- Halina Rodzinski, OUR TWO LIVES, p.157





"[Pauly] is completely the dramatic interpreter. It is in this cause that the tone assumes a thousand colors, according to the stress of the moment, which sometimes the voice is as jagged as Strauss' terrific text....Few voices have at once the power and the color that the music asks. Here is a singer born for the part."

- Olin Downes, THE NEW YORK TIMES, 8 Jan., 1938





“Considering the range of her rôles, the length of her career, the number of creations, the major opera houses where she sang, and the stature of the musicians with whom she worked, Pauly enjoys nothing like the posthumous fame that time has granted to so many of her contemporaries…. concert recordings taken from a 1937 ELEKTRA performance serve as a fine testimony to her excellence in this rôle….Pauly sings it to perfection….”

- Vivian A. Liff, AMERICAN RECORD GUIDE, Nov./Dec., 2009





“Truly one of the finest dramatic sopranos of the 20th Century, yet today known only by the true connoisseurs of vocal music. Pauly was considered to be the greatest of all 20th Century Elektras, a role she made her own throughout the World, including 8 performances over 3 seasons at the Metropolitan Opera. A refugee from the Holocaust, her disappearance from people's lips perhaps was by her own design, as she left her meteoric career in 1946 and settled in Tel Aviv as a pedagogue….Pauly made her first American appearance in a March 18, 1937, New York Philharmonic concert performance of ELEKTRA. After a prolonged ovation, a host of the musical elite streamed backstage to offer their congratulations. Olin Downes proclaimed her 'the greatest and most dramatic singer in this part to have been heard in this country'."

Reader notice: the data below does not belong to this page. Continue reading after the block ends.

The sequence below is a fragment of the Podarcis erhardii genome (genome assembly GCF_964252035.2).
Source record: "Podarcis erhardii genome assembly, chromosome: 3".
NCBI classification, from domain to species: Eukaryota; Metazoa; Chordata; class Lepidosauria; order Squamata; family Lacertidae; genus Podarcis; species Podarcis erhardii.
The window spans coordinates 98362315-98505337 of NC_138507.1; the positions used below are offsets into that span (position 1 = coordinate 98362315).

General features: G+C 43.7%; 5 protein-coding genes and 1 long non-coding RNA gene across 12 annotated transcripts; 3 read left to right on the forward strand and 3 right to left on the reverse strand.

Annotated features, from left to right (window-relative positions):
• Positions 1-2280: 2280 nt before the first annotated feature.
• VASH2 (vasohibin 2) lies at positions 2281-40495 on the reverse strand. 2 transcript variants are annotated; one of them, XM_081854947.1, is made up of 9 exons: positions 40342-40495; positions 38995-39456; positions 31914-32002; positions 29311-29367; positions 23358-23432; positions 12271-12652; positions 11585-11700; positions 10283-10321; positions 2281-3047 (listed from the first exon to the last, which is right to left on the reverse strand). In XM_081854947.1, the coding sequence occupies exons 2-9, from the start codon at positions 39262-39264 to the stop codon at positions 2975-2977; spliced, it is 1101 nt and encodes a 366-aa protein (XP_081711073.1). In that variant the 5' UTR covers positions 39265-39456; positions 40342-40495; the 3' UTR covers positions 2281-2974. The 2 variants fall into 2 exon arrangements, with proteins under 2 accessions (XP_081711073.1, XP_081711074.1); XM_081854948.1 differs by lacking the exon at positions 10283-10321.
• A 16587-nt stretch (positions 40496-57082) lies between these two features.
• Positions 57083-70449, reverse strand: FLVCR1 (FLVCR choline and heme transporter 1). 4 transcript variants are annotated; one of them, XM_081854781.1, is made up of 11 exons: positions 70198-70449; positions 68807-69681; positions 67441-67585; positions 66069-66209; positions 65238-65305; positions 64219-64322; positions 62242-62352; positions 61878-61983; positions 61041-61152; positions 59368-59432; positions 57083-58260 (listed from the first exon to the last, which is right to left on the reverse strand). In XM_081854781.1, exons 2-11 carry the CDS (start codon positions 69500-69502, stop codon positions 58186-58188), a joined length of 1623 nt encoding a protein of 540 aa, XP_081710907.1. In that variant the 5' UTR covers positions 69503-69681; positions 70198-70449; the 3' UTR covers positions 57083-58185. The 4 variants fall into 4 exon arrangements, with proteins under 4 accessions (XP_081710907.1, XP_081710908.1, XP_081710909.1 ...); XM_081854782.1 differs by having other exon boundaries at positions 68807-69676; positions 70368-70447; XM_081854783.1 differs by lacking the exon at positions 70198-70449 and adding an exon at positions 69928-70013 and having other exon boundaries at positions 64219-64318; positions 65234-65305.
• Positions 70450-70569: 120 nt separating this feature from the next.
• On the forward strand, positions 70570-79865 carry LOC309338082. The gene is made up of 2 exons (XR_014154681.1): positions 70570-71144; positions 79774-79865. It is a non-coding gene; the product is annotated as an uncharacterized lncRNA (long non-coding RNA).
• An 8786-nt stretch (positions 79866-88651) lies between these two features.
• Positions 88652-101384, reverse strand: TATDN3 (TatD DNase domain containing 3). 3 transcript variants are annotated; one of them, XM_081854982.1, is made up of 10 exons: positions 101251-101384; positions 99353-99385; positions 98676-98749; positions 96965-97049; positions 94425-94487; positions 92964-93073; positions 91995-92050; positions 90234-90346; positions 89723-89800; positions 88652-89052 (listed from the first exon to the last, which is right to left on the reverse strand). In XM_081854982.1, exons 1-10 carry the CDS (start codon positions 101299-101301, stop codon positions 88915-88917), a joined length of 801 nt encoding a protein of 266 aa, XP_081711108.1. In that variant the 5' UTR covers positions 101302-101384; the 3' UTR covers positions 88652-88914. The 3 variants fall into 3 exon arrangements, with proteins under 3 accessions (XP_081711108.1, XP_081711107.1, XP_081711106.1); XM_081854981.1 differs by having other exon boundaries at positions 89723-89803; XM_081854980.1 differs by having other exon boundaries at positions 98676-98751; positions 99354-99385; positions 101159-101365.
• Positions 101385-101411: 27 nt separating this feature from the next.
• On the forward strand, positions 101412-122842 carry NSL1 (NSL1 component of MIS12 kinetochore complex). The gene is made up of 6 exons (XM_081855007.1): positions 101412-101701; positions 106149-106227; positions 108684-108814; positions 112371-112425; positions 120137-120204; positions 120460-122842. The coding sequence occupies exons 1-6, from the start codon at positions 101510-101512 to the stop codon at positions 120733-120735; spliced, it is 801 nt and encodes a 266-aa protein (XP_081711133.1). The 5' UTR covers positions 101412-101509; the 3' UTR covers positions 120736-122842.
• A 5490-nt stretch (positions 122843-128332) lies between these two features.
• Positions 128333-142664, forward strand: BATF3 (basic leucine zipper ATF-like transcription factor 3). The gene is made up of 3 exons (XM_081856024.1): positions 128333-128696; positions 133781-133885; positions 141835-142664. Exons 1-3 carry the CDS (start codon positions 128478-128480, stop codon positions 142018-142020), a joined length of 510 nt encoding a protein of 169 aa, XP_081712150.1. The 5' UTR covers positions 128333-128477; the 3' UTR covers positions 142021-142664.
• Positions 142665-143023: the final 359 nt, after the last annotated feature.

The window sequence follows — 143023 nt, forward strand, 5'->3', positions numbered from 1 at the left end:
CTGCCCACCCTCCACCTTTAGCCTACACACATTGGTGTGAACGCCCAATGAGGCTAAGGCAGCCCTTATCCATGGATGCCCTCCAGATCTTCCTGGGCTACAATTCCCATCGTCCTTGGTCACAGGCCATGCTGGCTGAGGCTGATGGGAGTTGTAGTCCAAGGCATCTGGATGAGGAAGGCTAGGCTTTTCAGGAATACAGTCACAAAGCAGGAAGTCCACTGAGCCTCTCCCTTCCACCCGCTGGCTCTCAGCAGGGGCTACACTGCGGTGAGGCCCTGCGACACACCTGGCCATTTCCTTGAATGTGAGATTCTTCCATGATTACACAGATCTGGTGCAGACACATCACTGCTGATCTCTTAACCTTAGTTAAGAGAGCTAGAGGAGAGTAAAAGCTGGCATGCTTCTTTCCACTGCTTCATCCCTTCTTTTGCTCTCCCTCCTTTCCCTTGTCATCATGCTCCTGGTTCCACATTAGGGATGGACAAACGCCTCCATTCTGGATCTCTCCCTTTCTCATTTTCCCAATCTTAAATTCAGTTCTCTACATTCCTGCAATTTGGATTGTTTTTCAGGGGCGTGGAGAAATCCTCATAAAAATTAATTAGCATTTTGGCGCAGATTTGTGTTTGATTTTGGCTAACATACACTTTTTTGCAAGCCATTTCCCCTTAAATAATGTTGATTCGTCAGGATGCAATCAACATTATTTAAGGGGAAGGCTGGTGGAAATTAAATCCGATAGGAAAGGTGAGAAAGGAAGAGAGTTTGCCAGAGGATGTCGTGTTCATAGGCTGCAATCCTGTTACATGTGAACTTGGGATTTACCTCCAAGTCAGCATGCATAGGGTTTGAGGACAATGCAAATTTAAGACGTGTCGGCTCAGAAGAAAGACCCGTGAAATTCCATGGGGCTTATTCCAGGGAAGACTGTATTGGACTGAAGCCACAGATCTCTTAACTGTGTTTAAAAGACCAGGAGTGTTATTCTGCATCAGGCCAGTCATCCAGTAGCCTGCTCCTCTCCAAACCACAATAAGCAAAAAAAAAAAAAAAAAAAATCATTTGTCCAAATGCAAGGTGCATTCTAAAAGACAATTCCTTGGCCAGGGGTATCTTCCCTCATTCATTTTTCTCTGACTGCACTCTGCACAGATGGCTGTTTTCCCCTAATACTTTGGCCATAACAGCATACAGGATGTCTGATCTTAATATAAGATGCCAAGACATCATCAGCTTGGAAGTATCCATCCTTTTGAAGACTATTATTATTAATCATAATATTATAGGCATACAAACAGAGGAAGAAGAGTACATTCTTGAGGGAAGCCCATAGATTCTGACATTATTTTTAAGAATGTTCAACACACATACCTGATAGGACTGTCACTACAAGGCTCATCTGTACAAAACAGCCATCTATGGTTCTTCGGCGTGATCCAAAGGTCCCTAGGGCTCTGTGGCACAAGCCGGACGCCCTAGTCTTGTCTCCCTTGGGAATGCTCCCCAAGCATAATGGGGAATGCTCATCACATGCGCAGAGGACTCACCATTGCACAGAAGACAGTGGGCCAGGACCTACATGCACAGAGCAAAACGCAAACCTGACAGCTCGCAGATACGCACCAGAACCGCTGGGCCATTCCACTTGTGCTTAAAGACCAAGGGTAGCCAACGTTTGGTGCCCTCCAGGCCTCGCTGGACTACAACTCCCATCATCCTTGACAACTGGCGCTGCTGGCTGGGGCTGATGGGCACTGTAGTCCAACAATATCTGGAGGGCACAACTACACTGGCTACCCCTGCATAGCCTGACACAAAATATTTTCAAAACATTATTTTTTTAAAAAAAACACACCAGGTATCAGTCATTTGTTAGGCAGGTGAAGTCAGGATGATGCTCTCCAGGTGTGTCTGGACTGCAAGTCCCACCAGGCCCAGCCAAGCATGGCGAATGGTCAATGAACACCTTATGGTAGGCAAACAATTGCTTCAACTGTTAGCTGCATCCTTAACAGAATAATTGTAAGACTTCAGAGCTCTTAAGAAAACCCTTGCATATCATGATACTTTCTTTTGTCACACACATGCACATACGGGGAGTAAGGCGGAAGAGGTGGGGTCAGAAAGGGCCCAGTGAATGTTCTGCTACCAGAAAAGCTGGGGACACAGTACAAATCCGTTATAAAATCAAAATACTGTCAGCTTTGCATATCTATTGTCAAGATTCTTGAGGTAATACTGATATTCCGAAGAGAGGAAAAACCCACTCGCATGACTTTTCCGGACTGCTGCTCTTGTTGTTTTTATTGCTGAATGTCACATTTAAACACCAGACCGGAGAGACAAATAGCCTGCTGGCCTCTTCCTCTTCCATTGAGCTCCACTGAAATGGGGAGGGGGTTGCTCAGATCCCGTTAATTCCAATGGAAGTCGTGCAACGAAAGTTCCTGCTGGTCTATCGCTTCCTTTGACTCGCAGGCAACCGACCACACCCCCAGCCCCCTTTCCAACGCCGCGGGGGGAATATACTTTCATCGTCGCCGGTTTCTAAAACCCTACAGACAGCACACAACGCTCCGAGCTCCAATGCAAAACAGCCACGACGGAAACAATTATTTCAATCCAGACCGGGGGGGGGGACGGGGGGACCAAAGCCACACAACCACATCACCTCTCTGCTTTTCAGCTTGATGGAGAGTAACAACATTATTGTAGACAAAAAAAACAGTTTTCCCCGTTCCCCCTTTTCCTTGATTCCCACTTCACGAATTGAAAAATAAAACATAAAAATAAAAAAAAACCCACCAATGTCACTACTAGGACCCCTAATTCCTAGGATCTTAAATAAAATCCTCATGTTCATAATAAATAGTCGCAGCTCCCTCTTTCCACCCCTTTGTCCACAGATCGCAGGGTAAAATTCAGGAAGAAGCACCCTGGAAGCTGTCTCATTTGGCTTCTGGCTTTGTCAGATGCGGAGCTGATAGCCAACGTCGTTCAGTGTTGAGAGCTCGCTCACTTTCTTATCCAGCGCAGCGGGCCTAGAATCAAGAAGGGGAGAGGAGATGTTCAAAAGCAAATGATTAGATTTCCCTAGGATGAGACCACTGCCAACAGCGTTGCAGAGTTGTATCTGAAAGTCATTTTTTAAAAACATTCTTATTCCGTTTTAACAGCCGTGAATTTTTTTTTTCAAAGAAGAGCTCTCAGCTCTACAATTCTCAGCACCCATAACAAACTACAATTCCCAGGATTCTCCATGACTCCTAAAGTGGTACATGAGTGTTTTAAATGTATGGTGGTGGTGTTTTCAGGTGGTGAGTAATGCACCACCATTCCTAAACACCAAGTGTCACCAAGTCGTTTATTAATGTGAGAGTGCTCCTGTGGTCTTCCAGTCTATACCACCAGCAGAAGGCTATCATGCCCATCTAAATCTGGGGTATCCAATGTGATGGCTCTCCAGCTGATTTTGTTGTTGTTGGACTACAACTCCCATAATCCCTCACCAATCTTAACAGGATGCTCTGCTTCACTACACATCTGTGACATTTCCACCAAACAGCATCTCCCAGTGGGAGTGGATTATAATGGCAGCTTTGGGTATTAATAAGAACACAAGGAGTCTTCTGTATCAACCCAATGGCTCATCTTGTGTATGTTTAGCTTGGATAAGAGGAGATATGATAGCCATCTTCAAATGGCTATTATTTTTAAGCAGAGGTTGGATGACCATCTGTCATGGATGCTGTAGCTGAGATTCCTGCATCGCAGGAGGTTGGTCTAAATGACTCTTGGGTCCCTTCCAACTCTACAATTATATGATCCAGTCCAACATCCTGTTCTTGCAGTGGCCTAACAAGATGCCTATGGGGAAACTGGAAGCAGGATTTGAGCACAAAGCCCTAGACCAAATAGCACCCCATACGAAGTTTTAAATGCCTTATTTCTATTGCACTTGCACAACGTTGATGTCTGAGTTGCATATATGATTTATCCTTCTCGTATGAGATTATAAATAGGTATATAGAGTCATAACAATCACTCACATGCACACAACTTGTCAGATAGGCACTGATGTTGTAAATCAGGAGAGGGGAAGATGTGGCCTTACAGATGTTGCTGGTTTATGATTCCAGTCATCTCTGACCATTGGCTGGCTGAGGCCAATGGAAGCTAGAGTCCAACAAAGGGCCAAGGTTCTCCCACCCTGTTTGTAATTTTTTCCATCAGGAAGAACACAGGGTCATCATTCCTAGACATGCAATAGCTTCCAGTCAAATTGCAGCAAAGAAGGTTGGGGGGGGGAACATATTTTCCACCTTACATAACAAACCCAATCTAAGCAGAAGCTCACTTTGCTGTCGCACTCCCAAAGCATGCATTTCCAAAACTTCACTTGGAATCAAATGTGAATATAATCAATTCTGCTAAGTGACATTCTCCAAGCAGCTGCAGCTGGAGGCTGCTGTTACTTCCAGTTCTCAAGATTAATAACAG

- Erik Eriksson, allmusic.com





“Frederick Jagel began his education with William Brady and Vincenzo Portanova in New York and concluded with Corace Cataldi-Tassoni in Milan. He made his début in 1924 at the Teatro in Livorno under the name Federico Jeghelli as Rodolfo in LA BOHÈME. He guested at different Italian operatic stages and sang during a season at the Italian Opera in Holland. In 1927 he was engaged by the Metropolitan Opera in New York where he appeared longer than twenty years (under his own name Frederick Jagel). He made his début as Radames. At the Metropolitan Opera he was highly acclaimed especially as an interpreter of the Italian repertoire, however, he also sang Wagner roles (Lohengrin, Tannhäuser, Tristan) and in 1930 the role of Gritzko in the Met première of Mussorgsky’s THE FAIR AT SOROCHYNTSI. His special star role was Herod in SALOME. In 1948 he sang the title role in the Met première of PETER GRIMES. From 1930 he guested regularly at the San Francisco Opera, in 1928 and in the 1939-1941 seasons at the Teatro Colón in Buenos Aires. In 1943 he appeared at the Chicago Opera‘ as Lohengrin, in 1942 at the City Center Opera as Herod.”

- Ashot Arkelyan





“Artur Rodzinski was born in Split, the capital of Dalmatia on 1 January, 1892. In Vienna, his teachers included Josef Marx and Franz Schreker (composition), Franz Schalk (conducting), and Emil von Sauer and Jerzy Lalewicz (piano). He returned to Lwów where he was engaged as chorus master at the Opera House, making his début as a conductor in 1920 with Verdi's ERNANI. The following year saw him conducting the Warsaw Philharmonic Orchestra and at the Warsaw Opera House. While visiting Poland, Leopold Stokowski heard Rodzinski leading a performance of Wagner's DIE MEISTERSINGER VON NÜRNBERG and exclaimed ‘I have found that rare thing, a born conductor!’ and invited him to conduct the Philadelphia Orchestra.